Had Twitter let it be known

Julie Bindel on Meghan Murphy’s lawsuit against Twitter:

‘Twitter would never have attracted the hundreds of millions of users it boasts today had Twitter let it be known that it would arbitrarily ban users who did not agree with the political and social views of its management or impose sweeping new policies banning the expression of widely-held viewpoints and perspectives on public issues,’ Murphy’s lawyers submitted.

That’s a good point. (This is why people pay lawyers.) Twitter certainly didn’t make clear from the outset that it would be doing that.

As I wrote at the time of her ban, Murphy, who, like me, is constantly de-platformed, attacked and vilified for daring to question the Orwellian madness of the transgender Taliban, is a target of vicious trans activists. Murphy had the gall to tweet about Jonathan Yaniv, who had demanded large payoffs from several female beauticians because they had refused to wax his scrotum. Yaniv, who claims to be female, had booked in for a Brazilian wax, a process done on women who wish to wear extremely skimpy bikini bottoms and not flash any pubic hair. Murphy’s crime?  She referred to Yaniv as, ahem, a man.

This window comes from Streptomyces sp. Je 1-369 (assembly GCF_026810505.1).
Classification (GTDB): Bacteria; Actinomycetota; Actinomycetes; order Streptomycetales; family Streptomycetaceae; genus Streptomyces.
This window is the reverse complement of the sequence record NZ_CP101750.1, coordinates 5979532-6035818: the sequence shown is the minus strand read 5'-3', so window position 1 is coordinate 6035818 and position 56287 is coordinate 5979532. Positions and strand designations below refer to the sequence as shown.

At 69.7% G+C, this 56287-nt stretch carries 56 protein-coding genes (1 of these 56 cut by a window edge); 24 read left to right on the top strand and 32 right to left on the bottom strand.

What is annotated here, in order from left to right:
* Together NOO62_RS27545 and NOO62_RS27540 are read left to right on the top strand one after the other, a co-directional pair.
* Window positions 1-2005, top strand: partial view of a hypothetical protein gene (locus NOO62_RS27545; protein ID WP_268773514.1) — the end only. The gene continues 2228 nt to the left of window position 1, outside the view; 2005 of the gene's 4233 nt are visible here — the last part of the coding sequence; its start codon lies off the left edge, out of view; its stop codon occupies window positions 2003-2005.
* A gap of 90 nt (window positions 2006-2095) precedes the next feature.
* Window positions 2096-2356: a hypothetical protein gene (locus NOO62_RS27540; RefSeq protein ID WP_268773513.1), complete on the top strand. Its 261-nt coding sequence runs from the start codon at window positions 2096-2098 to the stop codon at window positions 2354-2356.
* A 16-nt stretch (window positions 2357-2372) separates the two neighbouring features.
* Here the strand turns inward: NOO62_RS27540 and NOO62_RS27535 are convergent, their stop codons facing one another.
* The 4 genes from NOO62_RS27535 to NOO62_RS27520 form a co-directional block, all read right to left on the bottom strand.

The lifetime ban from Twitter has come as a significant blow to Murphy. The freelancer relied on Twitter as a platform to promote her writing and online magazine, Feminist Current, and had painstakingly built up close to 25,000 followers, so the ban has affected her income, as well as her reputation…

And this is for saying that a man is a man. I still have trouble believing that we are required, often on pain of arrest or banishment or both, to say men are women if they “identify as” such. I have trouble believing it and I have trouble understanding how so many people manage to ignore the alarming implications of requiring others to affirm falsehoods.

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